The call manager 12, in response to the recording command, issues an instruction to the computer processor 14, which interprets the instruction, and causes the switch 16 to establish a conference bridge 24 connecting the client-agent telephone connection specified by the call manager to the sound and screen server 26, via a T1 interface 23 and a T1 link 25. The call manager 14 transmits a file identifier message to the sound and screen server 26, via a standard computer/telephone interface (CTI) link 38, to establish a file identifier for the incoming digital voice data stream on T1 link 25 at a particular sound and screen input port assigned by the sound and screen server.
The sound and screen server 26 has a large, digital memory 40 capable of accepting digital data at high input rates, such as for example, a high-speed disk memory with a multi-giga byte storage capacity. In this embodiment, a smaller, high speed memory 42 is used to store that part of a customer record needed for the verification process. It will be appreciated that, if desired, a single physical memory could be used to store both the voice and data records used for verification.
Referring now to FIG. 2, the sound and screen server 26 includes processor hardware 44 running a multi-processing operating system 45, such as COS UNIX, a data base management application 46, and a digital signal processor 48. The incoming digital voice data stream on T1 link 25 is compressed by the digital signal processor 48, and stored in memory 40 at an address location established by the data base manager application 46 with the file identifier pointing to this address. The file identifier may include, for example, client identification, agent identification, call campaign identification, and/or time and date identification.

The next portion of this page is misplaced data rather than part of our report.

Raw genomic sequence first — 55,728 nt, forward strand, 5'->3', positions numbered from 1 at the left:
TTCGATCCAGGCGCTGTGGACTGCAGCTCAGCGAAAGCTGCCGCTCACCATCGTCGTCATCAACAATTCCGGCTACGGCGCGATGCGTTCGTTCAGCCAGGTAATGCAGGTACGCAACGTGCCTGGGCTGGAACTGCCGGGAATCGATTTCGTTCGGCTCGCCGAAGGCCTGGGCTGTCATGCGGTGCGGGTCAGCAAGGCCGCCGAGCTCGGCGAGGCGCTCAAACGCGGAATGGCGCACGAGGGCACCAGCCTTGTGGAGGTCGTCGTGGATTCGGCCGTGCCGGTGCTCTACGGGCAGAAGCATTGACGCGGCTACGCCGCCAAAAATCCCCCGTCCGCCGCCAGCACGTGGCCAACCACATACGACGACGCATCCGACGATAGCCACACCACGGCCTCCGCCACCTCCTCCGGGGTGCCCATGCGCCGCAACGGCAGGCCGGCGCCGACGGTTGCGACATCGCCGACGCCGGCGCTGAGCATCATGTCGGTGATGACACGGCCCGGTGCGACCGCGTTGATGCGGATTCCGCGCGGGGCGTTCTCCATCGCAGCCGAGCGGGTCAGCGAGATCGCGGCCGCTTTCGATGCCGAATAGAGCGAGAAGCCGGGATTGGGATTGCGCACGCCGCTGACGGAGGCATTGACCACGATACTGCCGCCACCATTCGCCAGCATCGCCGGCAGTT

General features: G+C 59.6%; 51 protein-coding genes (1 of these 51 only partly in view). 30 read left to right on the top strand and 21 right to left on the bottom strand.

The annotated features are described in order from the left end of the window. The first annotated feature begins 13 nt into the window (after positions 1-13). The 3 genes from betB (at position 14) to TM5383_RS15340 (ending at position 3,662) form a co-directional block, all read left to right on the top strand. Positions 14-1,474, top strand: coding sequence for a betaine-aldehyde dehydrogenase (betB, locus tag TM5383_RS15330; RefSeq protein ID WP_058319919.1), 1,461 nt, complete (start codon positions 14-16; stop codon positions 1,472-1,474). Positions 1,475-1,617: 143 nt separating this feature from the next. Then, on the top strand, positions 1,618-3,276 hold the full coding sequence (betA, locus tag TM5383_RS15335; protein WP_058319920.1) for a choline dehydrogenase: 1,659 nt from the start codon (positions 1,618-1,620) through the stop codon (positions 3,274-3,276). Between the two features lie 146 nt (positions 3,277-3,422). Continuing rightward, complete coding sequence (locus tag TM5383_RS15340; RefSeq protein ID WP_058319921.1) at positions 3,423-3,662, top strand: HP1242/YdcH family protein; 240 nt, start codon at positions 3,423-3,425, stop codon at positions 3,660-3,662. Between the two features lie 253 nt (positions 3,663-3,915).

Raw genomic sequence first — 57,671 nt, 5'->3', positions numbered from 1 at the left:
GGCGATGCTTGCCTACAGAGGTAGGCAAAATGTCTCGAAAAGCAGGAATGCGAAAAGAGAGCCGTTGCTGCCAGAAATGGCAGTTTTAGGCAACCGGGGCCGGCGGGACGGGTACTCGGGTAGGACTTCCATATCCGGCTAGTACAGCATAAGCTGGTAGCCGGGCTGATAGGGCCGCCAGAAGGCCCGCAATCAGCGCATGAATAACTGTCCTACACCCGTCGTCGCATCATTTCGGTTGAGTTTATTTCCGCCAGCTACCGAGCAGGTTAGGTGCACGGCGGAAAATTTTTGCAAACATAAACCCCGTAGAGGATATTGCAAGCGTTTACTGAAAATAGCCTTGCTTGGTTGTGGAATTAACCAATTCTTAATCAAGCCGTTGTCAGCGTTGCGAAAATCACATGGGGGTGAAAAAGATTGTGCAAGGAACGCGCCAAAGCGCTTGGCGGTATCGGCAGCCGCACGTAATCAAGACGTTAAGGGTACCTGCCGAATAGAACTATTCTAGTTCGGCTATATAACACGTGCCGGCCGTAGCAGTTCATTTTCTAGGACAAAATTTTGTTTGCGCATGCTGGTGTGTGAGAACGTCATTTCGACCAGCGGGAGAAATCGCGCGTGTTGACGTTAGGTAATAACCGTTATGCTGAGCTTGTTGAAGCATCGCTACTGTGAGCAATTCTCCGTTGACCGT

In response to the conversation between the agent and the client, which has been recorded, the agent may make, via agent terminal 28, one or more entries in the client record. When these entries are completed by the agent (e.g. signaled by the agent with terminal key entry) the call manager 12 transmits the updated client record data to the sound and screen server 26 via CTI link 38 along with the voice recording identifier or an identifier keyed to that identifier. The server processor 44, in combination with the data base manager 46 stores the updated client record data in the memory 42 with a pointer to the corresponding voice record in memory 40. The call manager 12 also transmits the updated client record data to the host processor 31.
As will be appreciated by those skilled in the art, the T1 interface 23 and the T1 link 25 are commercially available products, which provide analogue to digital conversion of the voice and are capable of transmitting, on a time division multiplex basis, 24 calls. While only one T1 link is illustrated, as many T1 links as needed may be used in the actual implementation of the invention.
Verification stations indicated by the general reference number 50 are connected to the sound and screen server 26. Each verification station 50 has an operator headset 22, a display screen 30, and an input terminal 28, the same station apparatus as the agent stations. The agent stations may serve as verification stations with the proper connections and function switches.